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Nothing else will matter if we fail to protect the ocean. OUR FATE AND THE OCEAN'S ARE ONE.
-Dr. Sylvia Earle

WHY Deep HOPE?

Each of us is faced with dilemmas every day. Who we associate with, what we eat for dinner, where we shop, and which causes we choose to support are all problems we need to address for the health of our families and ourselves.  In the same way, on a global scale, the core dilemma becomes finding ways to help industries focus on conservation issues which address the needs of our families and therefore the needs of us all.

 

Deep HOPE for our oxygen.

70% of the oxygen we breathe comes from marine plants.

Only 28% of Earth’s Oxygen is produced by rainforests. Therefore, the health of marine plants (kelp, algal plankton and phytoplankton) is crucial for every breath you take. Dr. Sylvia Earle has estimated that just one type of phytoplankton in particular, Prochlorococcus, is responsible for providing the Oxygen for 1 in every 5 breaths that you take. Our ability to keep these vital marine plants alive and healthy depends on a complete understanding of their habitat and ecosystems. Deep HOPE will explore these ecosystems, gather data and help scientists come up with ways and means to keep these essential marine organisms functioning for our benefit.

Deep HOPE for our food.

Rules governing commercial fishing are often based on incomplete knowledge, making most fishing unsustainable.

Fish populations that were once abundant are in some cases now more than ninety percent depleted.  At the same time, man-made carbon emissions are causing physical changes to ocean chemistry, increasing acidity and temperatures. The results are dying coral reefs and lower survival rates for larval fishes and the plankton they eat.  Without tools like the Deep HOPE submersibles to increase our direct knowledge about deep reefs and the full life cycles of large migratory fish such as tuna, we can’t make good decisions about fishing or effectively protect key breeding and feeding areas.  If we want to continue eating ocean wildlife, we need to rethink and retool with an eye towards enduring sustainability and restoring ocean health.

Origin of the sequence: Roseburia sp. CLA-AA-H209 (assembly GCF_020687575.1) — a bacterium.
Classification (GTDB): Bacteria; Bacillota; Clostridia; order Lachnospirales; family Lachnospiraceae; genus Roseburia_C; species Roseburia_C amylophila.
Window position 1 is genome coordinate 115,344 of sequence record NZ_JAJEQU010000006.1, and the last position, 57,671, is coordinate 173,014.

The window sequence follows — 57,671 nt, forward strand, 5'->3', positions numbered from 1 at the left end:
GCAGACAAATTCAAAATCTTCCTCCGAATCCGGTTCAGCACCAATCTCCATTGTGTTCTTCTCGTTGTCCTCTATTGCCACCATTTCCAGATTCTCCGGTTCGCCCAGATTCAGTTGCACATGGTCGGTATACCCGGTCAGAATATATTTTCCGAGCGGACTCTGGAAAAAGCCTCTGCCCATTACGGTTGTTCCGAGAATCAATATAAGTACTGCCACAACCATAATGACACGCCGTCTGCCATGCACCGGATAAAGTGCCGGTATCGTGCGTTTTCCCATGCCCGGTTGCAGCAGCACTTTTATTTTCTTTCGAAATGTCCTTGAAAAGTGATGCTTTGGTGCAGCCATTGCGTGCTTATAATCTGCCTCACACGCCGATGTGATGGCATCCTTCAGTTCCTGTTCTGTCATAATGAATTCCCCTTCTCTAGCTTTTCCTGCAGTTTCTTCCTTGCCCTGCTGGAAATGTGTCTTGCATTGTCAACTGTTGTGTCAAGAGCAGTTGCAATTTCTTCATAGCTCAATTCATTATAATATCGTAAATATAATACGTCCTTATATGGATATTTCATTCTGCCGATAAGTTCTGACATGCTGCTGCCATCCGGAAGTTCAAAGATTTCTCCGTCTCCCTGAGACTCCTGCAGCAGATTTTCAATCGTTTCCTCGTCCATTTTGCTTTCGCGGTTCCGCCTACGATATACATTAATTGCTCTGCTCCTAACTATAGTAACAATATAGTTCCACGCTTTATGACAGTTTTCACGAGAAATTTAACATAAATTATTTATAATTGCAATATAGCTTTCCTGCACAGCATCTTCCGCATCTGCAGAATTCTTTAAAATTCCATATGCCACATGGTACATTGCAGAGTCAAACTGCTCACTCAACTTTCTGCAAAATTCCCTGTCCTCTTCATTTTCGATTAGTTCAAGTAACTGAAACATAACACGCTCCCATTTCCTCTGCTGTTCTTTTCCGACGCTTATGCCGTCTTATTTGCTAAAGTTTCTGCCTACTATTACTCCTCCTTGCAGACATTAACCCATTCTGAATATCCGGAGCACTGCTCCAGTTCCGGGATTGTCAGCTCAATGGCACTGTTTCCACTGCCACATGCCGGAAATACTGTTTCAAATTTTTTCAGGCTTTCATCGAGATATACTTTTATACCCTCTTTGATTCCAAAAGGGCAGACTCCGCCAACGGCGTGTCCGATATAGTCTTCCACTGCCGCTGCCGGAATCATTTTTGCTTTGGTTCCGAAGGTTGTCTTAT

Deep HOPE for our future.

Up to 48% of all man-made carbon emissions are stored in marine plants and the oceans they inhabit.

The world’s oceans are home to the largest mass migration on Earth. Animals ranging in size from pin-headed sized copepods to whales travel from the depths of the deep ocean trenches to the surface waters in search of food on a nightly basis. While the larger animals eat the smaller ones, it is the tiniest of these creatures that are absolutely critical for mitigating the carbon dioxide that we are pumping into the atmosphere.

 

The photic zone (the zone in the ocean where sunlight can penetrate) is home to countless millions of microscopic plants. These tiny plants use sunlight and carbon dioxide to make carbohydrates that they need to survive. Rich in carbohydrates, these plants then become food for larger animals, like copepods, which in turn become food for even larger animals. As daylight approaches, these animals return to the depths of the oceans taking their meals of carbon rich plants with them. The carbon is then recycled at great depths in the form of feces, dissolved organic carbon or through respiration. In this manner, it has been calculated that as much as 48% of all man-made carbon emissions are being absorbed and stored in the oceans. This represents a huge amount of the carbon cycle; it is critical that we are able to study this further in order to assess the future of our planet’s health. The Deep HOPE submersibles are the perfect vehicles to take on this crucial task.

 
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